The Great Speakeasies
While the word “speakeasy” is synonymous with the days of Prohibition in the United States, the term itself actually predates the Great Depression, from 1929-1933, when speakeasies became popular. In the 1890s throughout the eastern states, there were unlicensed saloons which were called “speak-easies”, due to the fact that one was supposed to speak quietly when ordering alcohol, so as not to alert the neighbors.
alcohol, or prior to this, to evade taxes and other punitive anti-drinking measures, but they morphed into something far greater because of this. Seen as hidden hole-in-the-walls, tough to find and enter, they were an excellent source to find a drink during times when it was tough to, and furthered the notion that anyone who had a few chairs and some bottles of moonshine could run their own happy hour business.
This is ground zero when it comes to the definition of a speakeasy. There is no address, and the best we can do is to tell you that the bar is in an unnamed soi on Thonglor. Send them a message on Facebook to get directions or do a bit of internet searching and you might get lucky (management here is not interested in promoting the bar or making it a popular stopover on a cocktail crawl).
In case you aren’t familiar with Joseph Boroski, he’s the guy who has designed most of the creative drink menus at all the swank hotel bars around town. He calls himself a “mixsultant,” and the New York cocktail guru runs a Bar and Hospitality School that trains the best in the business, and when he isn’t here or at his Hong Kong speakeasy, he’s out trotting the globe plying his drink trade. There is no menu at J Boroski. You let the bartenders know what kind of drinks you tend to favor (sour or sweet), and they go ahead and get creative. It’s dark and rather mysterious in here, exactly as you’d imagine a speakeasy should be.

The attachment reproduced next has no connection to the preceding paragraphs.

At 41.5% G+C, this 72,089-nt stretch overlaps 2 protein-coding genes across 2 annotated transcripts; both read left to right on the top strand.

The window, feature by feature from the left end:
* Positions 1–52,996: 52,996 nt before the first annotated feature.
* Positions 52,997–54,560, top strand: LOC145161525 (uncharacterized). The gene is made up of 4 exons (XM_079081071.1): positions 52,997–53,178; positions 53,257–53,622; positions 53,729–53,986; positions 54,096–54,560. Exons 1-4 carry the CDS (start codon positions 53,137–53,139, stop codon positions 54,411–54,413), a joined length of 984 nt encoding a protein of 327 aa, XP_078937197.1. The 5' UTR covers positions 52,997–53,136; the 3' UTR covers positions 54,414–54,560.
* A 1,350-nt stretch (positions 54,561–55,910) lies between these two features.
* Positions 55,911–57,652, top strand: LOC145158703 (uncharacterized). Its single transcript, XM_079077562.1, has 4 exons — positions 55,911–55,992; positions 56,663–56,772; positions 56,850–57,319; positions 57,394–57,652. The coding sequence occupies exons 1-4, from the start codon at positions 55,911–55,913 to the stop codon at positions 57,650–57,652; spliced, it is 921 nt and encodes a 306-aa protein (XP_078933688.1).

Sukhumvit Soi 55 (near Thonglor Soi 7)
Tel. 02 712 6025
Q & A Bar
Hidden down a nondescript alley, your only clue to knowing that you’ve arrived at Q & A is the question mark symbol that’s up on the green door. Make it through here and you’ll be treated to a dapper interior that resembles a 1920s American railway car, with
a row of plush leather bar seats for you to plunk down on and watch the amazing mixology team create drinks.
The menu here features a wide array of classics, 52 to be precise, laid out on the menu to correspond to a deck of cards, and you can even get a “drink passport” here to stamp that goes hand in hand with a set of collectible cards showcasing all of the drinks (which range from a Cuba Libre and Pisco Sour to a Tequila Sunrise and Old Fashioned). There is also a set of more hard hitting drinks known as “Questions,” while “Answers” feature sweeter concoctions that are a bit easier on the palate.
Q & A Bar
235/13 Sukhumvit Soi 21
Tel. 02 664 1445
Named after Alice’s Adventure in Wonderland’s proverbial drug induced nirvana, you disappear down this rabbit hole by finding a sliding door next to the Ainu Japanese bar outside. You’re right in the heart of Thonglor, but inside it’s a complete escape.
Lots of local mixologists make this their bar of choice on nights off, and there are constantly new rounds of craft cocktails being created each week. The Casa Nostra resembles an Old Fashioned, yet with the taste of smoked cigar wafting right out of it, and there are plenty of other novel creations. So put on your trench coat and top hat, and disappear into Bangkok’s
hidden cocktail world.
125 Sukhumvit Soi 55
Tel. 098 969 1335